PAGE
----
Pennsylvania - John Dickinson, Thomas Mifflin, Joseph Galloway, Charles Humphreys, Edward Biddle, John Morton, and George Ross.
New Jersey-James Kinsey, William Livingston, Stephen Crane, and Richard Smith.
Delaware-Cæsar Rodney, Thomas M'Kean, and George Read.
Maryland Matthew Tilghman, Thomas Johnson, William Paca, and Samuel Chase.
Virginia-Peyton Randolph, Richard Henry Lee, George Washington, Patrick Henry, Richard Bland, Benjamin Harrison, and Edward Pendleton.
North Carolina-William Hooper, Joseph Hewes, and R. Caswell.
South Carolina-Henry Middleton, Thomas Lynch, Chris. topher Gadsden, John Rutledge, and Edward Rutledge. The Congress organized themselves by the appointment of
Peyton Randolph, of Virginia, as President, and Charles Thompson, of Pennsylvania, Secretary. The leading orators were Patrick Henry and Richard Henry Lee, of Virginia, and John Adams, of Massachusetts. The business opened by Patrick Henry, who had already acquired a reputation co-extensive with the continent, for extraordinary eloquence, great courage, ability, and energy, and invincible patriotism.
It was settled that each colony should have only one vote in determining questions, and committees were appointed to state the rights of the colonies, and the wrongs they had suffered, by the acts of parliament since 1763; to prepare petitions to the king, to the people of Great Britain, to the people of Canada, and to the several colonies. Resolutions, which had been adopted by the people of Suffolk county, in Massachusetts, remarkable for energy and boldness, were taken up at an early day, and unanimously approved. Among those resolutions was one recommending all collectors of taxes, and other officers having public moneys in their hands, to retain the same until the civil government of the province should be placed on a “constitutional foundation," or it should be otherwise ordered by a " Provincial Congress. ” Congress, among the first of their acts, “thoroughly commended these resolves, as the counsels of “wisdom and fortitude."
On the 8th of October, resolutions were adopted still more explicitly commending the course of Massachusetts, and pledging the rest of the provinces to adhere to her, throughout, in her conflict with “wicked ministers." Two of these were in the following terms:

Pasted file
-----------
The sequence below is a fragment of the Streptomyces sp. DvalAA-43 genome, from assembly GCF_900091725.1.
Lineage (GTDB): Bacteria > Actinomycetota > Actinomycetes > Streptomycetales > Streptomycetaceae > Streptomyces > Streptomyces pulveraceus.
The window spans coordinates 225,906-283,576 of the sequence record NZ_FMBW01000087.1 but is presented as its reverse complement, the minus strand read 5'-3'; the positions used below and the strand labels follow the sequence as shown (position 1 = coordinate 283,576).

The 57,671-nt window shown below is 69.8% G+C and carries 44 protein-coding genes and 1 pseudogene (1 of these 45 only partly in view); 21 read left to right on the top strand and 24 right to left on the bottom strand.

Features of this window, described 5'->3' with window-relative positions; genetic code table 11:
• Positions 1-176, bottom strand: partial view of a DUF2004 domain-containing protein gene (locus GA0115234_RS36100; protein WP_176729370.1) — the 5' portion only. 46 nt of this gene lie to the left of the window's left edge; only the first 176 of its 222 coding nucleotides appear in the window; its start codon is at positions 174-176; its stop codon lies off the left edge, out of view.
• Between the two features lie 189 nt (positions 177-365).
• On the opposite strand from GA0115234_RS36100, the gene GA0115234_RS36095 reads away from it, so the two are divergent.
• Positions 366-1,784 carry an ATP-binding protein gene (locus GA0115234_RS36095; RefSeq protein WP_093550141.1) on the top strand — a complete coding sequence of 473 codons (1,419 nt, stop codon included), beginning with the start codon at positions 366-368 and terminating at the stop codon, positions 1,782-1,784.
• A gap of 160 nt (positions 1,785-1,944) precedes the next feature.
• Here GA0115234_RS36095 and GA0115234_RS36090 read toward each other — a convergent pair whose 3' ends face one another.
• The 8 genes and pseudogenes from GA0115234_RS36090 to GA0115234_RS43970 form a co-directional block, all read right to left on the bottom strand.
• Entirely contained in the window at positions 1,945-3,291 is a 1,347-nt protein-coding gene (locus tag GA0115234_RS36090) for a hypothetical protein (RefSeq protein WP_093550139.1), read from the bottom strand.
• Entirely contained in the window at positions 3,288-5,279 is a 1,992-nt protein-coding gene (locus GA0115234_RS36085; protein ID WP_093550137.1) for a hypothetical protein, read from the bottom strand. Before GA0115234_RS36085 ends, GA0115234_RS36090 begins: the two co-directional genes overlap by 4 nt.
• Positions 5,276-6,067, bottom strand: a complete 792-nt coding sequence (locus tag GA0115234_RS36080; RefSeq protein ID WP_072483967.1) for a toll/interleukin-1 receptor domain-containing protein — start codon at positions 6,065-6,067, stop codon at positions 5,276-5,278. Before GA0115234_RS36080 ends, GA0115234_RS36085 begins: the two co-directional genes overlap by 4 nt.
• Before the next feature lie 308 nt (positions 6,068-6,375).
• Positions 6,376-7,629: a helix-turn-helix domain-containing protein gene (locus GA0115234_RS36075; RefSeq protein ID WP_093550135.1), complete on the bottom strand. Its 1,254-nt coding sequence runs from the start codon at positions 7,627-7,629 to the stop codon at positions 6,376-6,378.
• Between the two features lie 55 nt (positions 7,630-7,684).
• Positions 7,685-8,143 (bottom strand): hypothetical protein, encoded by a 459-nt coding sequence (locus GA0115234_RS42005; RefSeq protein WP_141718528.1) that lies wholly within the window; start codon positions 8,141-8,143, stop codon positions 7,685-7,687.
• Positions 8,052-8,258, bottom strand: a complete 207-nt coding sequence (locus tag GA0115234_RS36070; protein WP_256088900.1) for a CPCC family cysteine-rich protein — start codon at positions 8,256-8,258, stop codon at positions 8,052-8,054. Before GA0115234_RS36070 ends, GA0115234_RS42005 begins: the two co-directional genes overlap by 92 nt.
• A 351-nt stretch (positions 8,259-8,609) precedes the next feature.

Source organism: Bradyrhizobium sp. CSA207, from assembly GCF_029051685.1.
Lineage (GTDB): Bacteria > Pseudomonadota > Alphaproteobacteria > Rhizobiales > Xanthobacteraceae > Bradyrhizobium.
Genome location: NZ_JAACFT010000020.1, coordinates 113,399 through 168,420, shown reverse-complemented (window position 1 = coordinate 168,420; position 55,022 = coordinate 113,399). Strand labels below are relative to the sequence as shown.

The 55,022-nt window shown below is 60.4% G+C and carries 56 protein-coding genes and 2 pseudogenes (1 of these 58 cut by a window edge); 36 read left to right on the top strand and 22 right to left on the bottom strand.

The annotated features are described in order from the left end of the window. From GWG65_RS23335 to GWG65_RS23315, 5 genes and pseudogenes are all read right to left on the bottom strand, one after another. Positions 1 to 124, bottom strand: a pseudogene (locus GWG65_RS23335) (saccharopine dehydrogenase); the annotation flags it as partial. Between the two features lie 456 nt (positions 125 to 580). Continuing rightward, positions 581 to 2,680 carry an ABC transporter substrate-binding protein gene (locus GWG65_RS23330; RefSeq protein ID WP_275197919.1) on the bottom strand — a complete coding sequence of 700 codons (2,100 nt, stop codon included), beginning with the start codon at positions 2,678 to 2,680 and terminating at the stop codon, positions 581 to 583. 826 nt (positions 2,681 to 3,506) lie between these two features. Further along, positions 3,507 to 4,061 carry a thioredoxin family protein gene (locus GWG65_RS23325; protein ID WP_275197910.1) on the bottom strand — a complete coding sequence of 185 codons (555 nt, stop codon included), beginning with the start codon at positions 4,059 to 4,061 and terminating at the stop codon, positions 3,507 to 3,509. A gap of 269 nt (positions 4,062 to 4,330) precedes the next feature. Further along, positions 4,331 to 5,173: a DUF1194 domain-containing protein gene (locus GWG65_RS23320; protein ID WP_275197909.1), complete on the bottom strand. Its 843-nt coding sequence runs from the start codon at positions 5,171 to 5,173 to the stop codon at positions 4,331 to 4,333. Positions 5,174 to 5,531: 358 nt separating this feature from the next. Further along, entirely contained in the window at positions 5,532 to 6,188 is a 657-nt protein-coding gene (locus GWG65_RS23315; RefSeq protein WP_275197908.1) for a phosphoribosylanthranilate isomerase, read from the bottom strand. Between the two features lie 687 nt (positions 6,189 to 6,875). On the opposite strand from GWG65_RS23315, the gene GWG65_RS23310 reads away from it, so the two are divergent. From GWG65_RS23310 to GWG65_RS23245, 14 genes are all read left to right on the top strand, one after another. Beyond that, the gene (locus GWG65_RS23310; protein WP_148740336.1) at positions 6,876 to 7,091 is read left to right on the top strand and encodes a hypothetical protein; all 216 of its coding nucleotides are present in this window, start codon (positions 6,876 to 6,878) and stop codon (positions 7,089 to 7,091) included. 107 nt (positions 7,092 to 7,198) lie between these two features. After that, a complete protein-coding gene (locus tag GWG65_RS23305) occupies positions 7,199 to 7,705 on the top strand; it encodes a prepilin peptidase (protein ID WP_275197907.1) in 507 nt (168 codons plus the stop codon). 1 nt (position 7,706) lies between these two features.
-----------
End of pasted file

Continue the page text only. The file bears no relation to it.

Resolved, That this Congress do approve of the opposition made by the inhabitants of the Massachusetts Bay, to the execution of the late acts of Parliament; and if the same shall be attempted to be carried into execution by force, in such case all America ought to support them in their opposition.
Resolved, unanimously, That every person or persons who soever, who shall take, accept, or act under any commission or authority, in any wise derived from the act passed in the last session of Parliament, changing the form of government and violating the charter of the province of Massachusetts Bay, ought to be held in detestation and abhorrence by all good
men, and considered as the wicked tools of that despotism, which is preparing to destroy those rights, which God, nature, and compact have given to America."
On the 14th, a declaration of rights was adopted, asserting the liberties and privileges of the colonies, by nature, compact, and under the British constitution ; and reciting the several acts of the British parliament, which were considered as infringing them. They were those which we have endeavored to trace succinctly in this volume-the acts of 1764-5-6, and '7, for imposing duties for revenue, beginning with the molasses act, and ending with the tea tax; for extending the power of the admiralty courts, and for suspending the trial by jury ; the act of 1772, arising out of the Gaspee affair, creating a new criminal offence, and depriving American citizens of the right of trial by a jury of the vicinage, and making them liable to transportation to any part of Great Britain for trial; and the three acts passed at the preceding session (of 1774);-the Boston port bill, the bill for altering the charter of Massachusetts, and the bill for the adıninistration of justice. The Quebec act passed at the same time, which was designed to repress the growth of the colonies, by extending the limits of Canada, and setting up adverse institutions and interests there, was included in the list; as was also the act for quartering soldiers in America. A distinct resolution was passed, that "the keeping of a standing army in several of these colonies in time of peace, without the consent of the legislature of the colony in which such army was kept, is against law."